C6   : For every x : not  x = s(x)  .

        Proof: Not o = s(o) as o is no image, and not x = s(x)
        implies not s(x) = s(s(x)) by injectiveness of s .

C7   : Not  o < o  .

        Proof: Let X arise from the s-closed set [o,-) be removing
        o . As o is no image under s , the set X remains s-closed,
        and as not o = s(o) , it contains s(o) . Thus not  o < o
        by definition.

C8   : If  not x < x  then  not s(x) < s(x) .

        Proof: Not x < x implies not s(x) <= x . Let X arise from
        the s-closed [s(x),-) by removing s(x) . Would X not be
        s-closed then s(x) = s(z) for z in X , s(x) <= z , but
        x = z by injectiveness, hence s(x) <= x , and this again
        would imply  x < x . Hence X remains s-closed, and by C6
        it still contains s(s(o)). Thus not s(x) < s(x) .

C9   : For every x : not  x < x  .

C10  : If z < s(y)   then  z <= y  .

        Proof: By C5 there holds  z <= y or s(y) <= z . In the latter
        case, z < s(y) <= z  would give  z < z  .

It follows that < is an irreflexive, linear (by A133) order
for which s(x) is the immediate successor of x (by A124) and
x is the immediate predecessor of s(x) (by C10).

     Note : The particular situation studied by Frege, as
     alluded to above, is concerned with the introduction of
     finite cardinals ("Anzahlen"). Frege defines in 84

     B68 : The cardinal of a concept C is the class of
           all sets equivalent to the extension of C

     B75 : o is the cardinal of the concept "different from itself"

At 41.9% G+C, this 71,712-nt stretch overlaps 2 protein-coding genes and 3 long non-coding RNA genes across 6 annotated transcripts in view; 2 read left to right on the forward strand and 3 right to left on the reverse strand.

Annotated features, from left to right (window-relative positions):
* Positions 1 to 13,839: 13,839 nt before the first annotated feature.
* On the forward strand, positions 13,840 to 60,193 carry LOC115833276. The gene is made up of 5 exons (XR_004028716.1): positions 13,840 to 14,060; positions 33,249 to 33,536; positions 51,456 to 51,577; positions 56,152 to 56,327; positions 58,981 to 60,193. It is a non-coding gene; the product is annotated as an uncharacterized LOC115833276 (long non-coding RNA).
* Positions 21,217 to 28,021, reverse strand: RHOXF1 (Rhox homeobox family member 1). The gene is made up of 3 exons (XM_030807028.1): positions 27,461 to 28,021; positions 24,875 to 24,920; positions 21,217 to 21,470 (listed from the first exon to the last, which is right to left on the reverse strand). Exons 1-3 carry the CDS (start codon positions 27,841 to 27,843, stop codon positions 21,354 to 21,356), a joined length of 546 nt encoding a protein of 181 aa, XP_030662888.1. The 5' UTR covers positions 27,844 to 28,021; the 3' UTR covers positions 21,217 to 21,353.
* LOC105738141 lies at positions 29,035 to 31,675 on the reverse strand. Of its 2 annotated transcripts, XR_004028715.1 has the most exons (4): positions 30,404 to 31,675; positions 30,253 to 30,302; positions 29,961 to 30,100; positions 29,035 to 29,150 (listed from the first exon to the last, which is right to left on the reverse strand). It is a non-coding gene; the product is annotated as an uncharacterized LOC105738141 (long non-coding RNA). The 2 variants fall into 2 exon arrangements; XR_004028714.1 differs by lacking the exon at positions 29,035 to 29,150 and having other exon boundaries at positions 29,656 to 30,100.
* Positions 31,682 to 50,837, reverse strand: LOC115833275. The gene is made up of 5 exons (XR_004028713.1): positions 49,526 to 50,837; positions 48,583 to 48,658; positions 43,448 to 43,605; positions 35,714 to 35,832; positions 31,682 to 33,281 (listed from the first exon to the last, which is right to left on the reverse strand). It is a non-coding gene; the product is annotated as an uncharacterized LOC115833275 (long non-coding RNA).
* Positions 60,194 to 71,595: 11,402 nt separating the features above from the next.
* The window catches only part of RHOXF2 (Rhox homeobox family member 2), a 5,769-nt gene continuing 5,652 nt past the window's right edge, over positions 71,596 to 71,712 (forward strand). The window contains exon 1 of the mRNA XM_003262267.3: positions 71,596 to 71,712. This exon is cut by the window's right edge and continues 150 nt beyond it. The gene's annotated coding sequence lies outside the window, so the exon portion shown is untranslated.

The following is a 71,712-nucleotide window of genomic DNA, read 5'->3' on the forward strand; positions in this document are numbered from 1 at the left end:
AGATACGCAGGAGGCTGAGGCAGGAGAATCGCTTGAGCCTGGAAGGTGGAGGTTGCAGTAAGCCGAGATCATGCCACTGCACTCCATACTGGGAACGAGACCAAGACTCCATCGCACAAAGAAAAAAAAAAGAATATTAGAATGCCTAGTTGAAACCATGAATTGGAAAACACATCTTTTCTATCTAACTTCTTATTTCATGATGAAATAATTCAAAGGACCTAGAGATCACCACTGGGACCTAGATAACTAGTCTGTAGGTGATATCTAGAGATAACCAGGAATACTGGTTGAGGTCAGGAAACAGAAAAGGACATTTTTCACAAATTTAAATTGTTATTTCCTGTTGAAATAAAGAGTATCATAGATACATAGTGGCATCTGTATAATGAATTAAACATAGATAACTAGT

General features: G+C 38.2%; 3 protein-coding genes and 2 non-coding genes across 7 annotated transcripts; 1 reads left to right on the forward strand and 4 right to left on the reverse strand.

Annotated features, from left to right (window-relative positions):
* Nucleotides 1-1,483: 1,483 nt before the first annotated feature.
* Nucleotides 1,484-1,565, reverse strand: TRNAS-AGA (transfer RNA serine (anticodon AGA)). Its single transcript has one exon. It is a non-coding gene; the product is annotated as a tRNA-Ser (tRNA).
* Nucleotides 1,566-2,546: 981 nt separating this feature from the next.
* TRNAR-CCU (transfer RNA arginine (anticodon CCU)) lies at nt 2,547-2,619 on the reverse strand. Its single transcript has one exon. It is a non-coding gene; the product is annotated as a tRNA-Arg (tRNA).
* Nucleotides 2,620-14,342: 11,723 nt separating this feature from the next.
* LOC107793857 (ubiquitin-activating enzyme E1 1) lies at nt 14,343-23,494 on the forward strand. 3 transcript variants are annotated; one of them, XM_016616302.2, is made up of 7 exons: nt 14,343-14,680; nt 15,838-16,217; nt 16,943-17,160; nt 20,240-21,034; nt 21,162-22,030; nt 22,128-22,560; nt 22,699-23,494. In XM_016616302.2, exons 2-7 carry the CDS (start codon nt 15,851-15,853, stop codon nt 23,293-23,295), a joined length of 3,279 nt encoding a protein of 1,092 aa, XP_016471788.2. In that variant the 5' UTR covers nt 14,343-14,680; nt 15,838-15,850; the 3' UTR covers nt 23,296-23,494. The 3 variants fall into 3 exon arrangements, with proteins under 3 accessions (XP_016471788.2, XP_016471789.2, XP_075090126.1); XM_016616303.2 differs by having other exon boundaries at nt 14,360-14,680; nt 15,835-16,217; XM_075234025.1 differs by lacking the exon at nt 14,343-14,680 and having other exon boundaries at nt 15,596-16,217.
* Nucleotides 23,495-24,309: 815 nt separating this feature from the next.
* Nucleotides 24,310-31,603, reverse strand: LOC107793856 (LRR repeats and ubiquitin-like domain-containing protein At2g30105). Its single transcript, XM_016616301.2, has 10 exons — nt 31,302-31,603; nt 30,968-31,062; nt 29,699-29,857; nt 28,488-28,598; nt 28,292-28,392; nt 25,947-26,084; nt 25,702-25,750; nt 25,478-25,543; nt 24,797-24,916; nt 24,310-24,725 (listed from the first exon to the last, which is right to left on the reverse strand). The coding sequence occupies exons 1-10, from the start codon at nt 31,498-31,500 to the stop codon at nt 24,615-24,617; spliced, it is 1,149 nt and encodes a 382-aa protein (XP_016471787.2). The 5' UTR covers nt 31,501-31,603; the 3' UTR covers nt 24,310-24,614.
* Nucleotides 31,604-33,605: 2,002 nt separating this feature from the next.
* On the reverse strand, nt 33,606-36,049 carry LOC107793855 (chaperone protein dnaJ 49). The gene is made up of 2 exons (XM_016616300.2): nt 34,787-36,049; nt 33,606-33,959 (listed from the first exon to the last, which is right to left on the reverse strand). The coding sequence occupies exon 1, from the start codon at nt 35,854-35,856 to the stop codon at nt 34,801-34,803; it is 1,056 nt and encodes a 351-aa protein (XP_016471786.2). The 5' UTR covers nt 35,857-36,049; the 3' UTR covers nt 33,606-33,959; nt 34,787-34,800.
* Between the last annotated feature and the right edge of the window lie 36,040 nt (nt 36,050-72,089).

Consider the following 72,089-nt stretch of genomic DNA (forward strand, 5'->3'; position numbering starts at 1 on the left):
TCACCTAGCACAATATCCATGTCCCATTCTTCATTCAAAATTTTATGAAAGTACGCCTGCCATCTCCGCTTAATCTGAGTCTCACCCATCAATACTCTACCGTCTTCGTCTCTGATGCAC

B76 : The cardinal n is immediate successor of the cardinal m
             if there is a concept C with cardinal n and
                there is an object a belonging to C  and
                the concept "x belongs to C and is different from a"
                      has the cardinal m .

     B83 : The cardinal n is finite if  o <= n

     Restricting the study to finite cardinals then amounts to
     making the hypothesis  E = [o,-) .

2c.  Comparition

The similarities between Dedekind's and Frege's approaches to
the result (*) are obvious; I shall restrict myself to point
out some differences.

Dedekind introduces the relation < much later than Frege,
preceding this introduction with a more general framework about

Dedekind uses elementary set language, in particular the
formation of intersections already in # 44 , whereas Frege
forms sets only by collecting with respect to a property:
A99 and B81 .  This availability of sets leads Dedekind to
also state auxiliary observations (such as irrflexivity # 82 )
at a considerably earlier stage than Frege.

Dedekind's sets K(x) are the same as Frege's [x,-) ; Dedekind
can define them generally, while Frege needs to have <
available already. Consequently, while Frege needs the
family _F(s(x)) of all s-closed sets containing s(x) for his

  x < y  if for every X in _F(s(x)): if s(x) e X  then  y e X  ,

Dedekind's definition

  x < y  if  y e K(s(x))

requires only the one member K(s(x)) = [s(x), - ) of that
family, although this, in turn, did need for its definition
the reference to the entire family _F(s(x)) .

As for the questions of priority, we can with, with high
probability, say that Frege and Dedekind invented their
methods independently. In the preface quoted in the
beginning of this article, as well as in letters published
by Dugac, Dedekind writes that he came to know Frege's 79
and 84 only after the publication of 88 .  On the other
hand, not even Dedekind's close collaborator, Heinrich
Weber, knew in 1887 the details of the content of 88 - and
much less so those of 72/78 .